Total water needs for a corn crop vary from 20 to 24 inches during a season, depending on weather, plant density, fertility, days to maturity, and soil type. With normal rainfall events, about 12 inches of irrigation is often needed. Research has shown that it takes about 5,000 gallons of water to produce one bushel of corn grain. Ample moisture should be available in the root zone until physiological maturity (black layer) is reached (maximum dry weight of grain), which is about 60 days after tassel emergence.

Adequate drainage is necessary in depressions or low spots in fields to allow runoff water to be routed off the field in 24 hours or less. A coarse-textured soil will need to be irrigated more frequently than a fine-textured soil. Also, in general, fine-textured (clay and silt loam) soils have a lower infiltration rate than coarse-textured (sandy and sandy loam) soils. Typical Coastal Plain soils will hold from about 0.7 inch of water per foot to about 1.6 inches of water. The key is to irrigate to avoid excessive runoff.

Corn is more responsive to irrigation than many crops. The water requirement of corn is greatest from tasseling through ear fill, requiring as much as 0.33 inches per day. Moisture stress prior to tasseling can cause a yield reduction of 10–40%; moisture stress between the tasseling and soft dough stages may result in a 20–50% yield loss; and moisture stress from the soft dough stage to maturity can cause a yield reduction of 10–35%. A rough rule of thumb is that corn requires about 1 inch of water every 7–10 days until it reaches 15 inches high, then an inch every 5–7 days until tassel emergence, and finally an inch every 3 days from tassel emergence until physiological maturity.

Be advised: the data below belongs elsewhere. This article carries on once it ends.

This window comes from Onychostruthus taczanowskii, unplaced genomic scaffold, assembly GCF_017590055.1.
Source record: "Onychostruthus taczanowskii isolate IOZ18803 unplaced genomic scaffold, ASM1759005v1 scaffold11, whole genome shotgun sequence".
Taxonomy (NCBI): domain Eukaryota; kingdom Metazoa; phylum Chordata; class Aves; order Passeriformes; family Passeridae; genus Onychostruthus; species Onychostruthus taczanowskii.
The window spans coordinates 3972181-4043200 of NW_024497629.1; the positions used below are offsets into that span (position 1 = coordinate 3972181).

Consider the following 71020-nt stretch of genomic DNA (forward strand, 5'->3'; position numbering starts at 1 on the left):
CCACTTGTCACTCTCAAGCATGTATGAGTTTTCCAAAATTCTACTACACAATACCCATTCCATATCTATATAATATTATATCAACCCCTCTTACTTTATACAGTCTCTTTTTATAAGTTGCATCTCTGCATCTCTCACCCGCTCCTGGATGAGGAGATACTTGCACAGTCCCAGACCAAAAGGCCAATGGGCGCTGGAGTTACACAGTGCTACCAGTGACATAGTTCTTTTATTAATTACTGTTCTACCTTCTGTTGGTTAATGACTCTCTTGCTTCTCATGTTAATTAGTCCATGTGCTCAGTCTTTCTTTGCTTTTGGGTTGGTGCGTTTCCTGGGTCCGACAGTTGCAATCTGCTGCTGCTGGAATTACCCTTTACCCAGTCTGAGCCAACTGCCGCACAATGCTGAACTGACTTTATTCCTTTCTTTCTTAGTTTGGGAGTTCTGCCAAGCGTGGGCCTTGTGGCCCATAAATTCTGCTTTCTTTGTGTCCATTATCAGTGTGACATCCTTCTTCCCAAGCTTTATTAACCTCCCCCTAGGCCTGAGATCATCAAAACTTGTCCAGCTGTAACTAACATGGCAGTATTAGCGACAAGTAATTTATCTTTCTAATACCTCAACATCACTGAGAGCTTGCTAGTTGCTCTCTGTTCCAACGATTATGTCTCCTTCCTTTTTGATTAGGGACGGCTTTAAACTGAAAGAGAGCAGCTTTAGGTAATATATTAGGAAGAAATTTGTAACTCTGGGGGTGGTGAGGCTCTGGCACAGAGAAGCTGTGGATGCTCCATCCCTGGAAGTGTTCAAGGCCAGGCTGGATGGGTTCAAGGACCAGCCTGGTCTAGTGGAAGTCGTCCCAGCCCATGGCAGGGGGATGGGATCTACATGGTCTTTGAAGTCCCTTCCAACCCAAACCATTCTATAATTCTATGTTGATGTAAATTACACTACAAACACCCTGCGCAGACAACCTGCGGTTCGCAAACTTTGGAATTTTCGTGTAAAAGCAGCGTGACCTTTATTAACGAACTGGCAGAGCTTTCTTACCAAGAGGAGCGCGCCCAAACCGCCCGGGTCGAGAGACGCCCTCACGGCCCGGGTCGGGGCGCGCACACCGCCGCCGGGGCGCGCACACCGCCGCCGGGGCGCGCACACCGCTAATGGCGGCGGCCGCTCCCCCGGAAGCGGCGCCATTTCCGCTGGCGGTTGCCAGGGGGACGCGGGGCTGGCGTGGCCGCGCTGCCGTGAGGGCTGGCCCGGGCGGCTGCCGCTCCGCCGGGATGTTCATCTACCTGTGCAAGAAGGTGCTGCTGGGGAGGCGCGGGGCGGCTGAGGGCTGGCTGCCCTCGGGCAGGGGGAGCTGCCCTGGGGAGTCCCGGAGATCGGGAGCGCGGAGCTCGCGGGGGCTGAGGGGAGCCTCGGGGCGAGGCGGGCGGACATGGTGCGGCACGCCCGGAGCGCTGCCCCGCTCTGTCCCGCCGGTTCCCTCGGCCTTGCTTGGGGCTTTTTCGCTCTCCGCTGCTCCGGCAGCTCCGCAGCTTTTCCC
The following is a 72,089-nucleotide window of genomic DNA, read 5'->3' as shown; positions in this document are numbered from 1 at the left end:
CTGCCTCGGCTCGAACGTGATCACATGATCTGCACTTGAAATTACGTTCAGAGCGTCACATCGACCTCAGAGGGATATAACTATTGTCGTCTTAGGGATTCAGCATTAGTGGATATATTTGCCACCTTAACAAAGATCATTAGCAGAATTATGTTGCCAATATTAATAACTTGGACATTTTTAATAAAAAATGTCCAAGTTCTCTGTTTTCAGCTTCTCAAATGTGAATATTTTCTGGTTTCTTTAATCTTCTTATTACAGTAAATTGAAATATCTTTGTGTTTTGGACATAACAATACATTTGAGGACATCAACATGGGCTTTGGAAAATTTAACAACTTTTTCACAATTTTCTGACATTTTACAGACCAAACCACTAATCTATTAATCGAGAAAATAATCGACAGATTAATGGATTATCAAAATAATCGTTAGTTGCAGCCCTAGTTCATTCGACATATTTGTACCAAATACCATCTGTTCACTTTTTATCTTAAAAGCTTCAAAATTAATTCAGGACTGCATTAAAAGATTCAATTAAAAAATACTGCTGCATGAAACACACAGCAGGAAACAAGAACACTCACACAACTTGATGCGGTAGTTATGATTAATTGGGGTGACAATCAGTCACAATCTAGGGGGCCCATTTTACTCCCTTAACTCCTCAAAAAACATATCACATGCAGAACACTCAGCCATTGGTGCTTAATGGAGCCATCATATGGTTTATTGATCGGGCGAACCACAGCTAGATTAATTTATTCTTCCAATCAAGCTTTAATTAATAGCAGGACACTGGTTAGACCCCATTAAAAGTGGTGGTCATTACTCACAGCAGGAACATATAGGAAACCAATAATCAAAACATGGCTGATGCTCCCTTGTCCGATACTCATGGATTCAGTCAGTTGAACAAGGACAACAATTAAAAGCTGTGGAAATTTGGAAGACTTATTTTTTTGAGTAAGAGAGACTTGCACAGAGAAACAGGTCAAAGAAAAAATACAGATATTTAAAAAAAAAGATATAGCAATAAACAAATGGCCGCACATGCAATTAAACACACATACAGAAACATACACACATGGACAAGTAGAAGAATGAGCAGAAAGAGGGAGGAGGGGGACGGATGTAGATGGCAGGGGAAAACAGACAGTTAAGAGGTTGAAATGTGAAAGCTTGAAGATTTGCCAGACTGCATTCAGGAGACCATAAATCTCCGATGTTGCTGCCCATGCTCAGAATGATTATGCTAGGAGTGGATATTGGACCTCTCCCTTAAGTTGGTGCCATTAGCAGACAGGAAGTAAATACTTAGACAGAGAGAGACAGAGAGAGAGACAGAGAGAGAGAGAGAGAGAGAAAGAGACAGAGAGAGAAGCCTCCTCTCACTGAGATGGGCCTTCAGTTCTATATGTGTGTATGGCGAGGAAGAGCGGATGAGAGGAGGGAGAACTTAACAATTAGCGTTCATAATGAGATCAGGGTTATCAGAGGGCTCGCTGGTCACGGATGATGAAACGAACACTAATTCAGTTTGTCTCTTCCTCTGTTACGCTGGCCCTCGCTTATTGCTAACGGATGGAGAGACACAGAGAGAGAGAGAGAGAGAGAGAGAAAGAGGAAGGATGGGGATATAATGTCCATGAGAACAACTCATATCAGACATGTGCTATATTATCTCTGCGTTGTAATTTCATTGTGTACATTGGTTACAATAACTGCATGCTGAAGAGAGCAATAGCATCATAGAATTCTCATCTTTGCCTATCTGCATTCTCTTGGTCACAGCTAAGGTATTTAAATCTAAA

Disease Management

Each year, corn yields are reduced in the Southeast due to diseases. Diseases also lower the value and quality of the grain and may increase harvesting costs due to lodging. Generally, warm, wet weather favors leaf, ear, and stalk diseases. Seedling diseases are usually worse during cool, wet weather following planting. Among the diseases that can impact corn production are the following:

Seedling Diseases

Root and Stalk Rots

Caused by several different fungi, these diseases can result in corn lodging and inferior ears from lodged plants on the ground and premature ripening on diseased stalks. Stalk rots typically result in greater damage in poorly drained soils and when drying conditions are slow due to poor air movement. Control practices include utilizing good cultural practices, planting recommended varieties with resistance to lodging, using early maturing varieties where lodging is severe, and avoiding poorly drained fields. Diseases that fall into this category include Pythium, Fusarium stalk rot, and charcoal rot.

The soil-borne fungus Fusarium stalk rot normally begins soon after pollination and becomes more severe as plants mature. Symptoms include whitish-pink discoloration of the pith, stalk breakage, and premature ripening.